As a property owner, it is your responsibility to maintain the properties you lease to tenants. In fact, most states have very strict laws when it comes to providing tenants a habitable home that is livable and secure from safety hazards. And, while most property owners are aware of major frequent rental repairs in investment properties, the truth is there are some seemingly minor and often pesky repairs that your tenants are sure to contact you about at one point or another.
And sometimes you have to fix them.
Many real estate professionals feel they shouldn’t have to waste their time fixing “trivial” things in a rental home just because a tenant requests it. However, tenants pay good money to live in a leased home where all things are handled for them, small repairs included. What’s more, there is no real way to get out of these repairs unless you have a specific provision written directly into your lease agreement stating that it is the tenant’s responsibility to take on certain maintenance tasks.
That said, let’s take a look at some of the best ways you can tackle pesky, yet necessary rental maintenance issues on your own.
Top Pesky Maintenance Issues and How to Handle Them
1. Minor Plumbing Issues
A clogged drain can be any property owner’s worst nightmare. From hair to rocks to small toys, you never know what is down the drain until you go searching for it. Luckily, handling a minor clog is a relatively easy process so long as you have the right tools. It is worth noting, however, that you do not have to fix this problem yourself if the clog was the tenant’s doing. You can always call a plumber and charge your tenants for any services rendered.
If, however, you do choose to tackle this maintenance issue yourself, one of the best ways to do so is to use a hair-catching tool. If the clogged drain is a sink or shower one, chances are hair buildup is what is causing the problem.
2. A Running Toilet
If your tenant calls complaining that the toilet is continually running water, it is most likely that the flapper inside of the toilet’s tank has broken. Typically, it is the chain that the flapper is connected to that breaks, though oftentimes the flapper itself becomes worn and refuses to seal properly upon closing.
You can easily purchase a new toilet flapper at the store for under $20, and fixing it is easy too. There are typically instructions that come with the new flapper and if those are not helpful, You Tube is a great go-to source.
3. A Hole in the Wall
Though not likely to affect your tenant’s quality of living, if you are notified that there is a hole in the interior of your property, you should address it quickly to avoid further damage. And while you can hire a contractor to come out and fix the hole for you, you might want to consider a more inexpensive route and purchase a do-it-yourself wall repair kit instead. These kits come with all the needed supplies to cover, spackle, and smooth the hole. Then all that is left to do is paint the area that was repaired to match the surrounding wall.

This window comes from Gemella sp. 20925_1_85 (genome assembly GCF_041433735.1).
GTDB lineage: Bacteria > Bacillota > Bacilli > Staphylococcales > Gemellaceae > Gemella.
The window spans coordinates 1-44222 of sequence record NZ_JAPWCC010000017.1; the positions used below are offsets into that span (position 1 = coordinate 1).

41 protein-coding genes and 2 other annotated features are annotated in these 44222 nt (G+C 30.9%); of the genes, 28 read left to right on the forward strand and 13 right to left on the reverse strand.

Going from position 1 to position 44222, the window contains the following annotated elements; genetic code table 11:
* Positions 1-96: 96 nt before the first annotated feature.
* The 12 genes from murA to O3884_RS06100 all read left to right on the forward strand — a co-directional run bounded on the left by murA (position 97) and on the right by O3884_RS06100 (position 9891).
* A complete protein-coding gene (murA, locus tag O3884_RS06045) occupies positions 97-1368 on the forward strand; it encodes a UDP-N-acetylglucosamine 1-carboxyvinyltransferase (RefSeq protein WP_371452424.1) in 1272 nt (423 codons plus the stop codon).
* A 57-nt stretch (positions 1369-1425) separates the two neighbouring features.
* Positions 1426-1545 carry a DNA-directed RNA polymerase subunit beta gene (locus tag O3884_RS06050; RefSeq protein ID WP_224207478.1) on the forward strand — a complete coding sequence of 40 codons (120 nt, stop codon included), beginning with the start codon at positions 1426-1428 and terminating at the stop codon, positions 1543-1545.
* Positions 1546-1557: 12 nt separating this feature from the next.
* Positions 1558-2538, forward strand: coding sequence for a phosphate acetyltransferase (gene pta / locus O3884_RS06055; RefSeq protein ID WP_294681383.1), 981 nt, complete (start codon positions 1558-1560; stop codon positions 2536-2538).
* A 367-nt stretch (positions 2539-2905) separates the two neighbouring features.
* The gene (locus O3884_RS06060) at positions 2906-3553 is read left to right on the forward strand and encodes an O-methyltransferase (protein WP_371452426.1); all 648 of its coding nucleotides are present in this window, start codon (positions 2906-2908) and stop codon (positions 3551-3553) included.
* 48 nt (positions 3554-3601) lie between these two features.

4. A Leaky Pipe
Though some leaks are serious and can flood your property if not attended to quickly, most are due to a loose fitting or a worn out seal, both of which can be fixed without the help of a professional. If you opt to attempt to fix a leaky pipe yourself, follow these basic steps:
- Turn off the property’s water supply
- Clean and dry the area that is leaking
- Cover the leaking area with some sticky epoxy and then add the rubber
- Tighten the pipe on both sides of the rubber area
- Let the rubber settle for one hour before turning your property’s water back on
5. Garbage Disposals
Most people have had trouble with their garbage disposal at one point or another. Therefore, as a property owner, you are likely to get this call from your tenants often.
There are several reasons the disposal might not be working properly:
- It has turned itself off from overuse and needs to be reset (there is a small button underneath most garbage disposals for resetting the motor)
- There is something stuck in it (possibly a large piece of leftover food, a utensil, or broken glass)
- The motor has burned out
Resetting the garbage disposal is something that your tenants can do themselves, thus saving everyone a lot of time. However, if something is stuck or the motor has died completely, you will need to come to the property and fix it. This may mean pulling the disposal apart and clearing the clog or replacing the unit altogether.
6. Improper Water Temperatures
Unless the water heater in your property is about to give way (if that’s the case you are in big trouble!) a tenant complaining about incorrect water temperature is usually not a big deal. The most common reason for this is an improper water setting, and turning the tank’s dial to 120 degrees Fahrenheit will likely fix the problem. Just make sure to give the tank a day or so to adjust to the different setting.
If turning the dial does not heat up your tenant’s water, the heating element inside of the tank may need fixing. This is an inexpensive and easy fix that you could certainly take care of yourself.
In the end, you will face plenty of pesky maintenance issues as a property owner. And while these repairs do not pose any serious threats, it is your duty to make sure your tenants are satisfied. If you are wanting to save money, this means making repairs yourself rather than hiring a professional.
If you really do not want to handle these annoying maintenance issues yourself, you can always enlist the help of a qualified property management company to help you. They will have a maintenance staff on-call to handle all property related issues, whether serious or not, so you do not have to deal with clogged drains, broken garbage disposals, or leaky pipes in your free time.